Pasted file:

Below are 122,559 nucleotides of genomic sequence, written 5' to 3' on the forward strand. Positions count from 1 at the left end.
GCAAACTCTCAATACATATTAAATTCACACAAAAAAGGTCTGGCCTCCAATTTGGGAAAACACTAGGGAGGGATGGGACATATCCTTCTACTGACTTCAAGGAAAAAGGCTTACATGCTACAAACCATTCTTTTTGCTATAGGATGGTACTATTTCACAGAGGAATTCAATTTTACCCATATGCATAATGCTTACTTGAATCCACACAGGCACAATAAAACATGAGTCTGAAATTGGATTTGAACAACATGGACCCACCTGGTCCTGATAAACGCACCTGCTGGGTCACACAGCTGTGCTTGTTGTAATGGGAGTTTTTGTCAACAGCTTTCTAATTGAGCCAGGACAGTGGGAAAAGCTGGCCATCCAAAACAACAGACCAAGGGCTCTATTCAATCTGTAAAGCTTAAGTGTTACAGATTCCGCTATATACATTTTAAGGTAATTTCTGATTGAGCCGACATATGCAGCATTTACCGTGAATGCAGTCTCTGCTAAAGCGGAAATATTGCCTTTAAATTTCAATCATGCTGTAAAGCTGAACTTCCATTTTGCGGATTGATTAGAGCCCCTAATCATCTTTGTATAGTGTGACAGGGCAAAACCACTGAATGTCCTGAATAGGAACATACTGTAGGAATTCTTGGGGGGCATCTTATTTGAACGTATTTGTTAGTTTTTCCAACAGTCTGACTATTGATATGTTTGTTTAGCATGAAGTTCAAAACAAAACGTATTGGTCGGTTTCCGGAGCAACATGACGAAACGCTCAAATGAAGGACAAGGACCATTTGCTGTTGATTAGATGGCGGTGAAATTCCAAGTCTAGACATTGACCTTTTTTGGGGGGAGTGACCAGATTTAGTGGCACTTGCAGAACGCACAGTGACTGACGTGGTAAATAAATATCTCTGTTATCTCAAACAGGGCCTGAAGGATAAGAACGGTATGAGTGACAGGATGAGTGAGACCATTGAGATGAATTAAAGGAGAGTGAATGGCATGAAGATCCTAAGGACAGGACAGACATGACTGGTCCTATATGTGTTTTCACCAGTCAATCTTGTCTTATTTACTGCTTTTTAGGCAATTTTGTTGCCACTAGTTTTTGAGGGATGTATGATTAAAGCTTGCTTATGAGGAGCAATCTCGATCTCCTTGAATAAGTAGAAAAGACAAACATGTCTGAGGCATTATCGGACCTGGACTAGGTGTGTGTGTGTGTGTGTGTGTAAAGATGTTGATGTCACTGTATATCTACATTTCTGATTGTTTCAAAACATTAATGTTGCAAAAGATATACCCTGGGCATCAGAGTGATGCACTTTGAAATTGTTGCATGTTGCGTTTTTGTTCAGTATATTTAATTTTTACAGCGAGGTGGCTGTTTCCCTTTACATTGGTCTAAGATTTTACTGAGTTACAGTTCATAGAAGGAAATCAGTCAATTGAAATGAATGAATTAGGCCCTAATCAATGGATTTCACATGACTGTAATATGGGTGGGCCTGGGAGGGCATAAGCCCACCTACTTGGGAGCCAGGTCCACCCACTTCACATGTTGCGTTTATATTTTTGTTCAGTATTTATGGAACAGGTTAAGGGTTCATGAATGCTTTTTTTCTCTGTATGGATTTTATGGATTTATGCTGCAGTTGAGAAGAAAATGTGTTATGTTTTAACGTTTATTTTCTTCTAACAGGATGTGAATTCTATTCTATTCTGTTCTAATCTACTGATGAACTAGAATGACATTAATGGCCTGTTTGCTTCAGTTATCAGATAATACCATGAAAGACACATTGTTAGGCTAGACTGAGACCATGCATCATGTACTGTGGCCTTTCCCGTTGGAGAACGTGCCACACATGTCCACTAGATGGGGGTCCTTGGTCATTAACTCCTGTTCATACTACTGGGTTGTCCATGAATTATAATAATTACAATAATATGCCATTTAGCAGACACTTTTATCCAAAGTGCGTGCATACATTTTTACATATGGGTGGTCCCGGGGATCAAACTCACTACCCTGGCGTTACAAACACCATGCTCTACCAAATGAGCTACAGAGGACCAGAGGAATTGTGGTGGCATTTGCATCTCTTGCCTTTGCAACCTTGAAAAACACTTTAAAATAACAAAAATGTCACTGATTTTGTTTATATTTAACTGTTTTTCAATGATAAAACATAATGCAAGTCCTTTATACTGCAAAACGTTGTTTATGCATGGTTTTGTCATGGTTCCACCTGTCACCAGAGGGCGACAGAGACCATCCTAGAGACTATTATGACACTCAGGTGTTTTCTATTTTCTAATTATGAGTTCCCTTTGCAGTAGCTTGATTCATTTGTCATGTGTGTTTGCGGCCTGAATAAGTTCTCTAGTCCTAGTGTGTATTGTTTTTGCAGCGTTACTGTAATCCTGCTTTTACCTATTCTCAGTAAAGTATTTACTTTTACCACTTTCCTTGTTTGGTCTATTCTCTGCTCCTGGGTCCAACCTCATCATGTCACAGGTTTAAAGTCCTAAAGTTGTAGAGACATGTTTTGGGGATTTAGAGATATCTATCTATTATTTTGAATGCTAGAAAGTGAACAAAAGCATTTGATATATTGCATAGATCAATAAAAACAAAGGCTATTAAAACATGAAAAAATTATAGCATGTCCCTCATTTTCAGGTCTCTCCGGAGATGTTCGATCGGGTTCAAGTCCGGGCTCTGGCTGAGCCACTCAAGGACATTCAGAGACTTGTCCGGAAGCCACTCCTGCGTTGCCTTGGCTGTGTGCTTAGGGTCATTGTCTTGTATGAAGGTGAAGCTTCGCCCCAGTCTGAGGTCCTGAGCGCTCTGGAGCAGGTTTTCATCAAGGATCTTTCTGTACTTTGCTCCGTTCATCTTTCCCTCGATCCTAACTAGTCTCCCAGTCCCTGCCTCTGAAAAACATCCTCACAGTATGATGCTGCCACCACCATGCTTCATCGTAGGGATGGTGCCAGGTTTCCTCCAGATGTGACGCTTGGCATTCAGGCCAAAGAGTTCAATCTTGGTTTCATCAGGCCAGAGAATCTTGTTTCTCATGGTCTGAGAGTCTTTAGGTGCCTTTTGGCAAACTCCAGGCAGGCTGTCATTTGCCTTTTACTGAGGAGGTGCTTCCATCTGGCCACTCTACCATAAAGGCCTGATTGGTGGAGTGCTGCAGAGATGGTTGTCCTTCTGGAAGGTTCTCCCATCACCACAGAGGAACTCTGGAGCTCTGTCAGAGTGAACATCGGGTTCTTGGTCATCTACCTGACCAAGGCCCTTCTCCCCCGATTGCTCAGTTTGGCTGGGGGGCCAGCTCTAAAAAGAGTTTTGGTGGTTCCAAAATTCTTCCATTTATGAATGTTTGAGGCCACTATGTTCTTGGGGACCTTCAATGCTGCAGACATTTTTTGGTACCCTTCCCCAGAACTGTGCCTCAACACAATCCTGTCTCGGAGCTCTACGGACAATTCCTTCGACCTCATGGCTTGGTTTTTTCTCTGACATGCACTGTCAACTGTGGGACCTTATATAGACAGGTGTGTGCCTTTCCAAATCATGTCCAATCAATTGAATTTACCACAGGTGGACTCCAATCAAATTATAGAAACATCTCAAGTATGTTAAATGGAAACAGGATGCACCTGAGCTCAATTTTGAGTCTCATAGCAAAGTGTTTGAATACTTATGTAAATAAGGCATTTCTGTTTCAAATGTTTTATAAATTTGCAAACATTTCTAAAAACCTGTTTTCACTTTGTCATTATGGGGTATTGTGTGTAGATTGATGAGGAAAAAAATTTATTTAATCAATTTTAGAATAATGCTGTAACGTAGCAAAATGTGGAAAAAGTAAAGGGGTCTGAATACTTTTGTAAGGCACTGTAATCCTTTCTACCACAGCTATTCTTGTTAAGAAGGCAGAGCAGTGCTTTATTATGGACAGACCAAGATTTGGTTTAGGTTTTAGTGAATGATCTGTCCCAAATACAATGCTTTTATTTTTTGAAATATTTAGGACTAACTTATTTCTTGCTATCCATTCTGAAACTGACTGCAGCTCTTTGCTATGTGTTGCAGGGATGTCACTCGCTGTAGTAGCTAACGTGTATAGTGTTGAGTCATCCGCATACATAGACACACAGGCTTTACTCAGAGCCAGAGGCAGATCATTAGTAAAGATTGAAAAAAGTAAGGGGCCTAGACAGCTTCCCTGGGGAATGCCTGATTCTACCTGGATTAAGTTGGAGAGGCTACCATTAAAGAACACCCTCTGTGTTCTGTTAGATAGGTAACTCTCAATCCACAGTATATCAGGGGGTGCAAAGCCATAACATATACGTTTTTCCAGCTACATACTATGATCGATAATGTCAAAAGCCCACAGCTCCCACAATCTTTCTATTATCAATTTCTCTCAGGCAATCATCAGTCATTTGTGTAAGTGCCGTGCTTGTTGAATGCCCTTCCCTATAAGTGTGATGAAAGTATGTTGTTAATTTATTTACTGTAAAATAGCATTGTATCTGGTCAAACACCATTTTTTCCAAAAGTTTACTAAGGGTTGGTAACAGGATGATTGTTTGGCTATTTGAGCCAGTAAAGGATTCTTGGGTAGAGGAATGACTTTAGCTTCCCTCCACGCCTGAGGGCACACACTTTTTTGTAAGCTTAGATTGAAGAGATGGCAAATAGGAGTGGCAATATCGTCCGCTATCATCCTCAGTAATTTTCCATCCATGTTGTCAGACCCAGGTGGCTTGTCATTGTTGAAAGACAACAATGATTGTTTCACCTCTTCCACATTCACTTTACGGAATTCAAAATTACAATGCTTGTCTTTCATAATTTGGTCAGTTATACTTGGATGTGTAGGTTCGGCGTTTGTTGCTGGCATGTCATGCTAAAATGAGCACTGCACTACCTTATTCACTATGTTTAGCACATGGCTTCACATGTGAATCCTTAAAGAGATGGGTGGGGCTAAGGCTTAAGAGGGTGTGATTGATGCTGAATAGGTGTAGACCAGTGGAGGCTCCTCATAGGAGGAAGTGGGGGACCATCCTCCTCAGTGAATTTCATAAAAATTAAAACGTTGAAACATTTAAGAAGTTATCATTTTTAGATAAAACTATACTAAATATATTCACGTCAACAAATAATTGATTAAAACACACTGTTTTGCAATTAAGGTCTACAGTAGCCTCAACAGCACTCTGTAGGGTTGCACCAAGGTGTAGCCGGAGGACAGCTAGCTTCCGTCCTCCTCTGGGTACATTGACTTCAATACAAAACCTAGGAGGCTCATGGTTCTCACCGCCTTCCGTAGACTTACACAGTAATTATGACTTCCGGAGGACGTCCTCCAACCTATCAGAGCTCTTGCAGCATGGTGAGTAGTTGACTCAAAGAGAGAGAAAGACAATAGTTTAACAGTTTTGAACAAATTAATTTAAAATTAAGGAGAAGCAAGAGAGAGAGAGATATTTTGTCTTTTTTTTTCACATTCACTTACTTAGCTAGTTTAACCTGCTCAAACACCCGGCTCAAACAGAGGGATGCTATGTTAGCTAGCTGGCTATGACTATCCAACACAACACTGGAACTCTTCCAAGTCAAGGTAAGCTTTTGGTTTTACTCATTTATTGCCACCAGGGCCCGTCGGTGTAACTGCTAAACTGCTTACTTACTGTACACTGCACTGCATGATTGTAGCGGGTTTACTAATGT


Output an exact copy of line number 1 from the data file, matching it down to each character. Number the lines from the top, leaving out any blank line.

Below are 122,559 nucleotides of genomic sequence, written 5' to 3' on the forward strand. Positions count from 1 at the left end.